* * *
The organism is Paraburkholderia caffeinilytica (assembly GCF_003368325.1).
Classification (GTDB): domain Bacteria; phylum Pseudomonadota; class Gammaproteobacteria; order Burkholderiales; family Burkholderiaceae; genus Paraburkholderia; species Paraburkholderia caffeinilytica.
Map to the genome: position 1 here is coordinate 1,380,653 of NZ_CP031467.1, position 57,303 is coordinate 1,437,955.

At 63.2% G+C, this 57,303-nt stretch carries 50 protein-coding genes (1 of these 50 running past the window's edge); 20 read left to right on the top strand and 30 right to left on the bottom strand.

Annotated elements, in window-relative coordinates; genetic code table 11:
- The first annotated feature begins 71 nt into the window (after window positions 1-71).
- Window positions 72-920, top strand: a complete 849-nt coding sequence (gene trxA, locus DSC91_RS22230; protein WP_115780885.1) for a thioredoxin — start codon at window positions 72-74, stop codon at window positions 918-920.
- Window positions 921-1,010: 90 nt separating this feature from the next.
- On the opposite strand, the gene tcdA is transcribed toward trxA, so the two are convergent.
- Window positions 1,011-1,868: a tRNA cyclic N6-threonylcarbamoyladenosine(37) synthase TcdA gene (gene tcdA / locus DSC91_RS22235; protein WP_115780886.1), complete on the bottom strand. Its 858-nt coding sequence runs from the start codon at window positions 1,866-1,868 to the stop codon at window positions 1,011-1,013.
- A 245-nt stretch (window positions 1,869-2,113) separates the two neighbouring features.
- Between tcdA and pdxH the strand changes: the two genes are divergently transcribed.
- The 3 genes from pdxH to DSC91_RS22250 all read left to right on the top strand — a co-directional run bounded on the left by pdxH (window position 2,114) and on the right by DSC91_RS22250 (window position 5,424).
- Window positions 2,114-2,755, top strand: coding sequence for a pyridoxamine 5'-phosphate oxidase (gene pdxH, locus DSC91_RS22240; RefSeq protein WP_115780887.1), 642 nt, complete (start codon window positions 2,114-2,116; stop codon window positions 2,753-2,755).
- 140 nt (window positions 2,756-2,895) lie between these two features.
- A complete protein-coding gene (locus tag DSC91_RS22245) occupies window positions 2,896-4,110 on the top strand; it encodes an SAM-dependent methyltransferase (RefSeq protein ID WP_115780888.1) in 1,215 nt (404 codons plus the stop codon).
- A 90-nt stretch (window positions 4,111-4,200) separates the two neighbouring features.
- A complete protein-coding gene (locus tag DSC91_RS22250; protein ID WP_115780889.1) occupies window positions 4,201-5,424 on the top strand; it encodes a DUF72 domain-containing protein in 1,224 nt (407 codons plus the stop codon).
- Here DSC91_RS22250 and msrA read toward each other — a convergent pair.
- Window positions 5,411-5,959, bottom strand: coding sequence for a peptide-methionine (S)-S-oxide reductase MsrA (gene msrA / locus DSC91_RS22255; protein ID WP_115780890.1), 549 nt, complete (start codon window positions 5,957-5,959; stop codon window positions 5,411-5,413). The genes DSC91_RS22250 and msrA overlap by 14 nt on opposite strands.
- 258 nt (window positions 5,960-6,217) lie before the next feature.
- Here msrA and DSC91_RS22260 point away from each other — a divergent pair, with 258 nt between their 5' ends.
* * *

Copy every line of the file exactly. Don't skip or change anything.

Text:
The organism is Paraburkholderia caffeinilytica (assembly GCF_003368325.1).
Classification (GTDB): domain Bacteria; phylum Pseudomonadota; class Gammaproteobacteria; order Burkholderiales; family Burkholderiaceae; genus Paraburkholderia; species Paraburkholderia caffeinilytica.
Map to the genome: position 1 here is coordinate 1,380,653 of NZ_CP031467.1, position 57,303 is coordinate 1,437,955.

At 63.2% G+C, this 57,303-nt stretch carries 50 protein-coding genes (1 of these 50 running past the window's edge); 20 read left to right on the top strand and 30 right to left on the bottom strand.

Annotated elements, in window-relative coordinates; genetic code table 11:
- The first annotated feature begins 71 nt into the window (after window positions 1-71).
- Window positions 72-920, top strand: a complete 849-nt coding sequence (gene trxA, locus DSC91_RS22230; protein WP_115780885.1) for a thioredoxin — start codon at window positions 72-74, stop codon at window positions 918-920.
- Window positions 921-1,010: 90 nt separating this feature from the next.
- On the opposite strand, the gene tcdA is transcribed toward trxA, so the two are convergent.
- Window positions 1,011-1,868: a tRNA cyclic N6-threonylcarbamoyladenosine(37) synthase TcdA gene (gene tcdA / locus DSC91_RS22235; protein WP_115780886.1), complete on the bottom strand. Its 858-nt coding sequence runs from the start codon at window positions 1,866-1,868 to the stop codon at window positions 1,011-1,013.
- A 245-nt stretch (window positions 1,869-2,113) separates the two neighbouring features.
- Between tcdA and pdxH the strand changes: the two genes are divergently transcribed.
- The 3 genes from pdxH to DSC91_RS22250 all read left to right on the top strand — a co-directional run bounded on the left by pdxH (window position 2,114) and on the right by DSC91_RS22250 (window position 5,424).
- Window positions 2,114-2,755, top strand: coding sequence for a pyridoxamine 5'-phosphate oxidase (gene pdxH, locus DSC91_RS22240; RefSeq protein WP_115780887.1), 642 nt, complete (start codon window positions 2,114-2,116; stop codon window positions 2,753-2,755).
- 140 nt (window positions 2,756-2,895) lie between these two features.
- A complete protein-coding gene (locus tag DSC91_RS22245) occupies window positions 2,896-4,110 on the top strand; it encodes an SAM-dependent methyltransferase (RefSeq protein ID WP_115780888.1) in 1,215 nt (404 codons plus the stop codon).
- A 90-nt stretch (window positions 4,111-4,200) separates the two neighbouring features.
- A complete protein-coding gene (locus tag DSC91_RS22250; protein ID WP_115780889.1) occupies window positions 4,201-5,424 on the top strand; it encodes a DUF72 domain-containing protein in 1,224 nt (407 codons plus the stop codon).
- Here DSC91_RS22250 and msrA read toward each other — a convergent pair.
- Window positions 5,411-5,959, bottom strand: coding sequence for a peptide-methionine (S)-S-oxide reductase MsrA (gene msrA / locus DSC91_RS22255; protein ID WP_115780890.1), 549 nt, complete (start codon window positions 5,957-5,959; stop codon window positions 5,411-5,413). The genes DSC91_RS22250 and msrA overlap by 14 nt on opposite strands.
- 258 nt (window positions 5,960-6,217) lie before the next feature.
- Here msrA and DSC91_RS22260 point away from each other — a divergent pair, with 258 nt between their 5' ends.